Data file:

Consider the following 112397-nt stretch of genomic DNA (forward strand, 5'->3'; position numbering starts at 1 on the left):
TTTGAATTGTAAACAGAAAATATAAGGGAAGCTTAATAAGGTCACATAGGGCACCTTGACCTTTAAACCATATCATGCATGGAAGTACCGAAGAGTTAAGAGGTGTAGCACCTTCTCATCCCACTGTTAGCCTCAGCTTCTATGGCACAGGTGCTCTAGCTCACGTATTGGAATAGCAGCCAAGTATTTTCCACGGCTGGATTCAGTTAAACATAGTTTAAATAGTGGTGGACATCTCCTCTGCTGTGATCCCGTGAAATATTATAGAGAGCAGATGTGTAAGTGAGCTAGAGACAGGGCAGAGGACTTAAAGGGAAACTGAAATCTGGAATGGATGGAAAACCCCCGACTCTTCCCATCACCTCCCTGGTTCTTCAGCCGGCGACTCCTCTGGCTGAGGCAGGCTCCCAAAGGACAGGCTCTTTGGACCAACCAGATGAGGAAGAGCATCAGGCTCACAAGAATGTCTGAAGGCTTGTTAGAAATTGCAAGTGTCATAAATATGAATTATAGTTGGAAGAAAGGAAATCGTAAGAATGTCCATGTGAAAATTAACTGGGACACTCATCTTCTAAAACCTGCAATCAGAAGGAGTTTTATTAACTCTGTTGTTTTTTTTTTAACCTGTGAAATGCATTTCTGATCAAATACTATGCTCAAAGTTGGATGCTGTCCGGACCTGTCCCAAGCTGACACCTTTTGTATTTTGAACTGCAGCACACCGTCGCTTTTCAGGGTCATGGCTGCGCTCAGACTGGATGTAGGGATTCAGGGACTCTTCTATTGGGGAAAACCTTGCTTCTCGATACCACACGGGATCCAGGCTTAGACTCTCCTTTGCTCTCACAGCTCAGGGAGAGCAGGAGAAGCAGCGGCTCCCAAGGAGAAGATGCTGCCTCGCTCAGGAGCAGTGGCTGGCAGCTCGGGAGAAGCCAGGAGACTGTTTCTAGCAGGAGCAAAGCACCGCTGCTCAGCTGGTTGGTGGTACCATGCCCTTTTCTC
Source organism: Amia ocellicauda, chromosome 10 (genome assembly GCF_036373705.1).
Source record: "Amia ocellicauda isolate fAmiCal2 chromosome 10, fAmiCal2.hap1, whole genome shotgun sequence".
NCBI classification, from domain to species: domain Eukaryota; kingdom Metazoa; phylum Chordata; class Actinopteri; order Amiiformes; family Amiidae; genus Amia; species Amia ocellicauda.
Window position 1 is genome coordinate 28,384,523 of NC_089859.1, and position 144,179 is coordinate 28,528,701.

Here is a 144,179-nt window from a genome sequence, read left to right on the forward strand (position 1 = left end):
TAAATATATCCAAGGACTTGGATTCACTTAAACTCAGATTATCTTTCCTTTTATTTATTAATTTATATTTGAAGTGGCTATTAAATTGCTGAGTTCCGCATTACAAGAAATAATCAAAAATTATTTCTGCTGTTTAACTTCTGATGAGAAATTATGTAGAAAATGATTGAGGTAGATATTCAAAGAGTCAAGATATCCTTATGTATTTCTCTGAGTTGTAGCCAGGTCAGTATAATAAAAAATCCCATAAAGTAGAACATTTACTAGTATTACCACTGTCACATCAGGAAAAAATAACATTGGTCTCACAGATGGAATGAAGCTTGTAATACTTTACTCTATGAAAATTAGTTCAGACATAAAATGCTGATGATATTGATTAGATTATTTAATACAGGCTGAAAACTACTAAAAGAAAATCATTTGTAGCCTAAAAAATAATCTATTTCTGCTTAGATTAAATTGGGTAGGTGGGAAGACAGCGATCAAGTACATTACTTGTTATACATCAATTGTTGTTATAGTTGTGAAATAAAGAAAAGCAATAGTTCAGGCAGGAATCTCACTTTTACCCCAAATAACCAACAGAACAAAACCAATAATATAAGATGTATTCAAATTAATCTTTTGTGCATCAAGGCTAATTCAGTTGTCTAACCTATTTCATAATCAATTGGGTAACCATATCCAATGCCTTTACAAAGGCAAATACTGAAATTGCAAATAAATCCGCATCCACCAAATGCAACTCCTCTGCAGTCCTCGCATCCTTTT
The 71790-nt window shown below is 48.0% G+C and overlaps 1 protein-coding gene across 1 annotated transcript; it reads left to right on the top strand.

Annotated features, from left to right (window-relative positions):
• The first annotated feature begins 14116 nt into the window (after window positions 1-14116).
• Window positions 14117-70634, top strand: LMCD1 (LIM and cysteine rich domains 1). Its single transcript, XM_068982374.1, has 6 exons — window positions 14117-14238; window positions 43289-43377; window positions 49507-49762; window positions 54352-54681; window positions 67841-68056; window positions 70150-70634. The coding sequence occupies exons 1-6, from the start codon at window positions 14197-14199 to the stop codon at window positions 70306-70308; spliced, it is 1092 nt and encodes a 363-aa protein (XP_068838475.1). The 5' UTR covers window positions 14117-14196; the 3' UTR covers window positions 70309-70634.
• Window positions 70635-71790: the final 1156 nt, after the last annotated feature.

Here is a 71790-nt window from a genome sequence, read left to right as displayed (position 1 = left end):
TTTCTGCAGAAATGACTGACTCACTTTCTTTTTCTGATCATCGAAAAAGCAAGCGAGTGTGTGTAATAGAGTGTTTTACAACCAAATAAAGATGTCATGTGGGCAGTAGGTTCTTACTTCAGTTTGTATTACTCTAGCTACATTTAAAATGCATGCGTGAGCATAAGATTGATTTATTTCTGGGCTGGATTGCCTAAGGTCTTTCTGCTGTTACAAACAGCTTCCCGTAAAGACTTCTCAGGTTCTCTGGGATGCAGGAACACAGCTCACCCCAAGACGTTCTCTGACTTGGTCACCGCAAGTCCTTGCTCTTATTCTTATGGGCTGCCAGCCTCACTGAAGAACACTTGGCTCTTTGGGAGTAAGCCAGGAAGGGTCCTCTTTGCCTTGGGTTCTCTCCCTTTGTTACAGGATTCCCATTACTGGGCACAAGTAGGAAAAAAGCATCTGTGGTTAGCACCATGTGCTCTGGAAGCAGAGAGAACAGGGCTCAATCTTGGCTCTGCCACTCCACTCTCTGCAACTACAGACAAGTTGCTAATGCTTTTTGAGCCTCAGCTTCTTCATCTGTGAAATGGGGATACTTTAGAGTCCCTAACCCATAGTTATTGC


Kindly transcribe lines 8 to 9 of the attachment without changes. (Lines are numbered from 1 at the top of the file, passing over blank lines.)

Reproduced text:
TAAATATATCCAAGGACTTGGATTCACTTAAACTCAGATTATCTTTCCTTTTATTTATTAATTTATATTTGAAGTGGCTATTAAATTGCTGAGTTCCGCATTACAAGAAATAATCAAAAATTATTTCTGCTGTTTAACTTCTGATGAGAAATTATGTAGAAAATGATTGAGGTAGATATTCAAAGAGTCAAGATATCCTTATGTATTTCTCTGAGTTGTAGCCAGGTCAGTATAATAAAAAATCCCATAAAGTAGAACATTTACTAGTATTACCACTGTCACATCAGGAAAAAATAACATTGGTCTCACAGATGGAATGAAGCTTGTAATACTTTACTCTATGAAAATTAGTTCAGACATAAAATGCTGATGATATTGATTAGATTATTTAATACAGGCTGAAAACTACTAAAAGAAAATCATTTGTAGCCTAAAAAATAATCTATTTCTGCTTAGATTAAATTGGGTAGGTGGGAAGACAGCGATCAAGTACATTACTTGTTATACATCAATTGTTGTTATAGTTGTGAAATAAAGAAAAGCAATAGTTCAGGCAGGAATCTCACTTTTACCCCAAATAACCAACAGAACAAAACCAATAATATAAGATGTATTCAAATTAATCTTTTGTGCATCAAGGCTAATTCAGTTGTCTAACCTATTTCATAATCAATTGGGTAACCATATCCAATGCCTTTACAAAGGCAAATACTGAAATTGCAAATAAATCCGCATCCACCAAATGCAACTCCTCTGCAGTCCTCGCATCCTTTT
The 71790-nt window shown below is 48.0% G+C and overlaps 1 protein-coding gene across 1 annotated transcript; it reads left to right on the top strand.